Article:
The other day, I was talking with some friends the concept of Nollywood, the Nigerian film industry that some claim produces 50 movies a week at a cost between $10,000 to $28,000 a film on average. They hope to one day rival Hollywood. It's an interesting ambition, and perhaps one day may rival Bollywood, the Hindi-language film industry based in Mumbai.
Naturally, I then wonder what a really ramped-up Lao or Hmong film industry would look like. And what's might hold us back?
Funding for Bollywood films is often based on private distributors and a few studios, and increasingly Indian banks and financial companies who can now lend money to those studios. Which I imagine is something of an improvement, although in the old days the Mumbai underworld was also credited with backing the production of films and getting involved either by physical of monetary means. I don't think we'll see that happen in either the Lao or Hmong film industry in the US. Everyone will always suggest that getting the money is the hardest part. The other challenge for our community seems to be issues of piracy.
Access to reasonably professional equipment does not necessarily seem to be the problem at the moment, but issues of time and a comparatively small pool of professional actors, writers and technical personnel to draw from at the moment, so many are settling for semi-professional or amateur talent to get involved.
I worked in Minnesota for a while with Asian Media Access and their Cinema With Passion series to present Hong Kong films to the public in the late 1990s. This was before Asian films made it big after Crouching Tiger, Hidden Dragon and a few others. As a result, I got to see a very wide range of quality but most often, passion in the productions.
Even if the plots and dialogue of Hong Kong films could get very thin, and the results were often rushed, at the end, you had results. Often with people at least looking happy for that effort. Abd nire experienced. I found it inspiring to see a city of people so intent on making movies, as if there was simply a sheer joy and adrenaline rush from making movies. There's a certain cowboy element to many of them, where it's really clear someone could and often did really did get hurt by the reckless attitude of some production companies, but many resulted in visual brilliance.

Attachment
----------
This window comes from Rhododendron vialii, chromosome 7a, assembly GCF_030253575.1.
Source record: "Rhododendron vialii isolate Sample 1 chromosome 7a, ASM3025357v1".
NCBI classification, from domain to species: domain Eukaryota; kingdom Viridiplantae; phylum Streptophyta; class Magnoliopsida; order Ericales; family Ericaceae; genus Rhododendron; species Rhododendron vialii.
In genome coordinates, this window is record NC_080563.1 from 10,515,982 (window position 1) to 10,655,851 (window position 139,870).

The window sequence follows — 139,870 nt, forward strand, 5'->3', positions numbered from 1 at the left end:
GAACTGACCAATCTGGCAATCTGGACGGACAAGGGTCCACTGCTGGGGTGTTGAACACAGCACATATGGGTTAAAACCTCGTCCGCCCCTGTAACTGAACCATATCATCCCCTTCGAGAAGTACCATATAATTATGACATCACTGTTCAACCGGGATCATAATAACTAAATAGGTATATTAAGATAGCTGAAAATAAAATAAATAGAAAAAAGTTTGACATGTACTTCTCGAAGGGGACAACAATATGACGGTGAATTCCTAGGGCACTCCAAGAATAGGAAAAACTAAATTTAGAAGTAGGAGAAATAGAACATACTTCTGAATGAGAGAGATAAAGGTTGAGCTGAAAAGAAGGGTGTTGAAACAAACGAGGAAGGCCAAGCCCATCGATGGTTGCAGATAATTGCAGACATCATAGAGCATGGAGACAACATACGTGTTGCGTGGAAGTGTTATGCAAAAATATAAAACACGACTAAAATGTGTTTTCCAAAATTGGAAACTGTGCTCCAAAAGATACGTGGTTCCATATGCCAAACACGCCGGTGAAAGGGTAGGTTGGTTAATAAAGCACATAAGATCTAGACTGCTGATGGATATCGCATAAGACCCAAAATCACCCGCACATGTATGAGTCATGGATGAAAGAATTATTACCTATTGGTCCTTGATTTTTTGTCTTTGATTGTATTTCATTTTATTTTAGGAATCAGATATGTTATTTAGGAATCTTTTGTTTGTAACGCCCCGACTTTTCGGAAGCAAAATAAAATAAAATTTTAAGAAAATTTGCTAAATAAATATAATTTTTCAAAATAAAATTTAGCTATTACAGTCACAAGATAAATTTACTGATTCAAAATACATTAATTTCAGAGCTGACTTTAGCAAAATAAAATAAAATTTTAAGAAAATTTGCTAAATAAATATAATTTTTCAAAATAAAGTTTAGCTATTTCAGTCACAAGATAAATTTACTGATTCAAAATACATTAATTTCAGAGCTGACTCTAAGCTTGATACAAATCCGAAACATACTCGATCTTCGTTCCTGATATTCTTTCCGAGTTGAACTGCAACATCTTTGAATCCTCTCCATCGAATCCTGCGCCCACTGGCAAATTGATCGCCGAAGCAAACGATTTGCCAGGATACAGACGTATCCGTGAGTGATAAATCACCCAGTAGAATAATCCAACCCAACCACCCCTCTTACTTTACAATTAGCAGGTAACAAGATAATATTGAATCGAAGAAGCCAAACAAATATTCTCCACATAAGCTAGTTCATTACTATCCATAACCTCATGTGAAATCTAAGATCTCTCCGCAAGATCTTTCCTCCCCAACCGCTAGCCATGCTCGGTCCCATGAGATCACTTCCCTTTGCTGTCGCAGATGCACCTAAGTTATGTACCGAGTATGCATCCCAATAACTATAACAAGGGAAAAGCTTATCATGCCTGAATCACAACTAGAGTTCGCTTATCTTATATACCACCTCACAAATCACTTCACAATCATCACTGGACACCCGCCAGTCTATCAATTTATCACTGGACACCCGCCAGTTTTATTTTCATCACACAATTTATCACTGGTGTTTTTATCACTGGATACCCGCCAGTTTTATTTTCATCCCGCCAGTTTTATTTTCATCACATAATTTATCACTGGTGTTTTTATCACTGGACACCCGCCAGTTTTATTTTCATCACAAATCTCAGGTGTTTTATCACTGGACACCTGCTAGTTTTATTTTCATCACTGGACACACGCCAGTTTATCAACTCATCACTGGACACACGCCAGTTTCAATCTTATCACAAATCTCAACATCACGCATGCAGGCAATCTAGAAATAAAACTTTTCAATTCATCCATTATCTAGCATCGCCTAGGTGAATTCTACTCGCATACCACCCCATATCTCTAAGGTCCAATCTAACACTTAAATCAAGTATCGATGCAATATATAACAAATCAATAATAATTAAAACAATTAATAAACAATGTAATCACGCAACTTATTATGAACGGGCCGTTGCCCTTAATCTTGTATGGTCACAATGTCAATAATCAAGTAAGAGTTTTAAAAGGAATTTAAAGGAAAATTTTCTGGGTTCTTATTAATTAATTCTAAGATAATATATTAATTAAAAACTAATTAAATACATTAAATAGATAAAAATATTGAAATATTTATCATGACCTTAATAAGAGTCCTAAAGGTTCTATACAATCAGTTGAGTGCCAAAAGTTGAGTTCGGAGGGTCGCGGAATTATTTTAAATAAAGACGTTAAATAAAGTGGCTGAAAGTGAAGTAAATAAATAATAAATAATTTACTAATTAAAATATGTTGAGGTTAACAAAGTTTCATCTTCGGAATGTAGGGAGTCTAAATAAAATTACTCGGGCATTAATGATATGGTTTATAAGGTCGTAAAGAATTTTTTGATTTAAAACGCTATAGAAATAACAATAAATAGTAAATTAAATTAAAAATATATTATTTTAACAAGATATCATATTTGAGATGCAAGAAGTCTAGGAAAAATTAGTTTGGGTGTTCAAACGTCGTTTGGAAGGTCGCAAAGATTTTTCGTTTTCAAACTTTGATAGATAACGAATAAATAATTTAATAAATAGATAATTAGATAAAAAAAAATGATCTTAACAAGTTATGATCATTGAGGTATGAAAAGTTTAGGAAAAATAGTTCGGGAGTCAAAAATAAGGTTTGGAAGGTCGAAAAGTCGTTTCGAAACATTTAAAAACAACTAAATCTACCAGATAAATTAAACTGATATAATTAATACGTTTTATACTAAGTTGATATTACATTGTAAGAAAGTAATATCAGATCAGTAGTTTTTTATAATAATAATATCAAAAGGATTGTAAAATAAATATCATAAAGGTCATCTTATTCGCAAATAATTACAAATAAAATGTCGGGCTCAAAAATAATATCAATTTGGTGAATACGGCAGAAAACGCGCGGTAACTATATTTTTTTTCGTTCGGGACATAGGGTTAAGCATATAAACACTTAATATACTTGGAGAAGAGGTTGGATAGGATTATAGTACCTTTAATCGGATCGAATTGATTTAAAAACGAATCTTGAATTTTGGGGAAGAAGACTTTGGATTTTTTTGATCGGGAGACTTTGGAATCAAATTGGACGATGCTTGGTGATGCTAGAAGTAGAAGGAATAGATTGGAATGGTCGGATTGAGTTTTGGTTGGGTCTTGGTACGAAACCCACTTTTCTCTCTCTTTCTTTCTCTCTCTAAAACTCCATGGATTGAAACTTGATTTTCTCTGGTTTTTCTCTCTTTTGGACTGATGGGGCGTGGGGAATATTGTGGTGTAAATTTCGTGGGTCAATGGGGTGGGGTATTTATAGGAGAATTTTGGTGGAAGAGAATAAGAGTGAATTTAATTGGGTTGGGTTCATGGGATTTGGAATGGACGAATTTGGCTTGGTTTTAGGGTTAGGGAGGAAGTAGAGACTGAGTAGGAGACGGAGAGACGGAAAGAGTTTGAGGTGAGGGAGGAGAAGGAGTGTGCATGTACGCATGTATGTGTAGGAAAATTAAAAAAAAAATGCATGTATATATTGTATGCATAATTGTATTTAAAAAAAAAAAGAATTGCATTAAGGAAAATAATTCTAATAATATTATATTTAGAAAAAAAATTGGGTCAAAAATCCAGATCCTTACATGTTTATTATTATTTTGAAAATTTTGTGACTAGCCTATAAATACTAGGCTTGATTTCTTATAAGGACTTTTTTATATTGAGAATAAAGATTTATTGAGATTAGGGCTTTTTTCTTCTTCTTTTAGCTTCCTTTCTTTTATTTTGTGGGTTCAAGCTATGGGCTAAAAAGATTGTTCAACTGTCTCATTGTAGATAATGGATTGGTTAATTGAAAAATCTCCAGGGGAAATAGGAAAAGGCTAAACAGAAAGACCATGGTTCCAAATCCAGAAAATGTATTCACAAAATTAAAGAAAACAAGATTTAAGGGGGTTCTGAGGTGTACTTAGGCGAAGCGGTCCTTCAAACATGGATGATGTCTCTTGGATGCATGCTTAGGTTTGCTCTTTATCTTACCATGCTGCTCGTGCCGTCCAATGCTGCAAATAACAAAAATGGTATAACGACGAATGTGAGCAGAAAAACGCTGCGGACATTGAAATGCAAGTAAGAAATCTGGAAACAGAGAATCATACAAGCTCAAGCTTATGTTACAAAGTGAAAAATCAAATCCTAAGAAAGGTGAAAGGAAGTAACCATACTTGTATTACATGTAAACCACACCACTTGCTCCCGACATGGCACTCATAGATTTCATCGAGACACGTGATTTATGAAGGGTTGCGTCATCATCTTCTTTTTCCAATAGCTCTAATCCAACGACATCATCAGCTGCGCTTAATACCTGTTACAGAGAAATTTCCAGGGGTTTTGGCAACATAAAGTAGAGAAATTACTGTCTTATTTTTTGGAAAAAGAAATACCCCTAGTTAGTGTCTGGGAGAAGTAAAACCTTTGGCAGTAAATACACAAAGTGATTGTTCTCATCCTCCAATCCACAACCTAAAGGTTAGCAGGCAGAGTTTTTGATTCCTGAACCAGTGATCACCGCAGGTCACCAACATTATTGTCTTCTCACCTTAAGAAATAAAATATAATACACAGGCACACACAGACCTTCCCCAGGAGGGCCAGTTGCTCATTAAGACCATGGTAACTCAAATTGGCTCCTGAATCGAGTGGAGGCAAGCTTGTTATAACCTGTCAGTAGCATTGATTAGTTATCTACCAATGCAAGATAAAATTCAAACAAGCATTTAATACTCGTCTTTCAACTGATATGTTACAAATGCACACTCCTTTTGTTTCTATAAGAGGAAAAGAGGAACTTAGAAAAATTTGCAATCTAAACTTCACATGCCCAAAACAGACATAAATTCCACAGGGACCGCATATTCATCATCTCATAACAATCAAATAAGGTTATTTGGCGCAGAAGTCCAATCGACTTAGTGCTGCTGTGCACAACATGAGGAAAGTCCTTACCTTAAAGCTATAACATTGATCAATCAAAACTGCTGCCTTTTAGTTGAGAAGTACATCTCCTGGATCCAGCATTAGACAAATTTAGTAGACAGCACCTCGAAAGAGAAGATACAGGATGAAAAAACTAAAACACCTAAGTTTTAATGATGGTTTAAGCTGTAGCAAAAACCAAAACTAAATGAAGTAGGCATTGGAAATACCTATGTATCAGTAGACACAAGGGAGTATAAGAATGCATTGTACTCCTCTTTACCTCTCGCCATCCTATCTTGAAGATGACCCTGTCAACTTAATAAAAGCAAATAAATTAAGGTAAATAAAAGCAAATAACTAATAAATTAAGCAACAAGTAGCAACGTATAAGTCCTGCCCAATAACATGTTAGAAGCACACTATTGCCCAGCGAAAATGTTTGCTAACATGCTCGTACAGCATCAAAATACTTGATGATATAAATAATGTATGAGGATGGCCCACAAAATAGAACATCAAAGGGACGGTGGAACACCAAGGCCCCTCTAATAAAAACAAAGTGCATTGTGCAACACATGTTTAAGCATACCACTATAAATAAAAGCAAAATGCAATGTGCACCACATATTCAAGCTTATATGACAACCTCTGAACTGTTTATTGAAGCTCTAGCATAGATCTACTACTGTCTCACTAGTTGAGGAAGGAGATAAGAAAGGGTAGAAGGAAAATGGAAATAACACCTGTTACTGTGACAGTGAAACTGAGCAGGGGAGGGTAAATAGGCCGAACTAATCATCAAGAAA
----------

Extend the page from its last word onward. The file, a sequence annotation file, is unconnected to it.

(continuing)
This pains me most as I see any number of Lao and Hmong film makers today with great ideas for scripts but little progress in completing them. I hope for a happy medium in our production process. To flood a market with crap or cinematic spam is certainly nothing to aspire to, yet a crippling attachment to perfectionism, too, will stunt the growth of Southeast Asian refugee film industries.
I take note of this particularly with the recent success of the '$70' zombie movie Colin or the barebones budget of Paranormal Activity which seems to owe a great deal to the low-budget, high-content ambitions of The Blair Witch Project or the $900 film The Last Broadcast.
It's not all about the money, and besides the horror genre or films like El Mariachi, or the science fiction films La Jetee and Alphaville, we can look at a thoughtful film like the audacious My Dinner With Andre and say that American over-reliance on technology, pyrotechnics and 'star-power' is often a crutch.
The absence of these elements is not necessarily a guarantee either, as we see thanks to films in the Dogme 95 tradition, that, as avant garde as they may be, are also most often... boring. Surely, the one truly unforgivable crime of art.
We've seen a substantial rise in Asian American film festivals and Asian American film-making teams emerging. This is exciting and promising. We need to encourage more robust representation and community engagement and discussion of these topics and opportunities.
For the Southeast Asian American film industry to truly succeed with meaning, I think we need to keep encouraging even beginning writers to continue refining and polishing their stories, to take risks while committing to deeper truth and excellence. One of the most important things we can do is build up individual and community capacity for risk. So that even if a particular film of project flops, we do not consider it some terminus, a final end point to someone's promising career.